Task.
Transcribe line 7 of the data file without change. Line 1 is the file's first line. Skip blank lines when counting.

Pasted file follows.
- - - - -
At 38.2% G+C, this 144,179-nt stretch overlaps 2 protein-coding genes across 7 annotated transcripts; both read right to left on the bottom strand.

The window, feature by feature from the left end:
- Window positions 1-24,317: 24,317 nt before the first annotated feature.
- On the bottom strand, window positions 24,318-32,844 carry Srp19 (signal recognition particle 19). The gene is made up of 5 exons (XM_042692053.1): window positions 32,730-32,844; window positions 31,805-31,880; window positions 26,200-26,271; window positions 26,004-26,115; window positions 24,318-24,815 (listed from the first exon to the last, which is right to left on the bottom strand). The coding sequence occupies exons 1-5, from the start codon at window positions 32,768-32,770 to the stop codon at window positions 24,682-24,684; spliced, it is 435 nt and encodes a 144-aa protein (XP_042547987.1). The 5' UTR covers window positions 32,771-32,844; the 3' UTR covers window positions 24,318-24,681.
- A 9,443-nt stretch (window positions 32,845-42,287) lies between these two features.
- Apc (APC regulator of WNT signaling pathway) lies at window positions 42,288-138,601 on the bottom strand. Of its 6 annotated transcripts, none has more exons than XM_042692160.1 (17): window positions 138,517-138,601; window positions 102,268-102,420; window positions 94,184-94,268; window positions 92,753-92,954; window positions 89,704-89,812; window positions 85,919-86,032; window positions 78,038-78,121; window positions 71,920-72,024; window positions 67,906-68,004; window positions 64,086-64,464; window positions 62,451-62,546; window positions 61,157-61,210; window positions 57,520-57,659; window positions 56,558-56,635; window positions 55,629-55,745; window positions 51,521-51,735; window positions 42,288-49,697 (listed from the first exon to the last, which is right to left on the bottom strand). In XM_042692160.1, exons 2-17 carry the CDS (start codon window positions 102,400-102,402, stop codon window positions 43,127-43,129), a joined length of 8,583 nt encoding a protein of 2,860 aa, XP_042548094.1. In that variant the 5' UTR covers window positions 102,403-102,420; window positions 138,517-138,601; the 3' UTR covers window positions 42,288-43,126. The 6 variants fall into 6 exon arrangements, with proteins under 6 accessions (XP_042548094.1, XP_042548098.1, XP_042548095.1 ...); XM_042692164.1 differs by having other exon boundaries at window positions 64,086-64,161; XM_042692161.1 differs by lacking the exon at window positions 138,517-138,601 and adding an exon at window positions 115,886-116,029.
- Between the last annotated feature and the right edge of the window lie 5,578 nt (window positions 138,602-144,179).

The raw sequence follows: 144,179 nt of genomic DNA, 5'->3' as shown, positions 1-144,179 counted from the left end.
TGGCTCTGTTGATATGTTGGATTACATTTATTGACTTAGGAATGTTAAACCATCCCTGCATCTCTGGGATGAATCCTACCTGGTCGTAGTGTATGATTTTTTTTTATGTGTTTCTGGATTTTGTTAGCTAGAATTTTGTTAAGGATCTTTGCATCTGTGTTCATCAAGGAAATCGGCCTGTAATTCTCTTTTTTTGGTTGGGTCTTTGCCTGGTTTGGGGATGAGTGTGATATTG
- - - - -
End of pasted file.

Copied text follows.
- Between the last annotated feature and the right edge of the window lie 5,578 nt (window positions 138,602-144,179).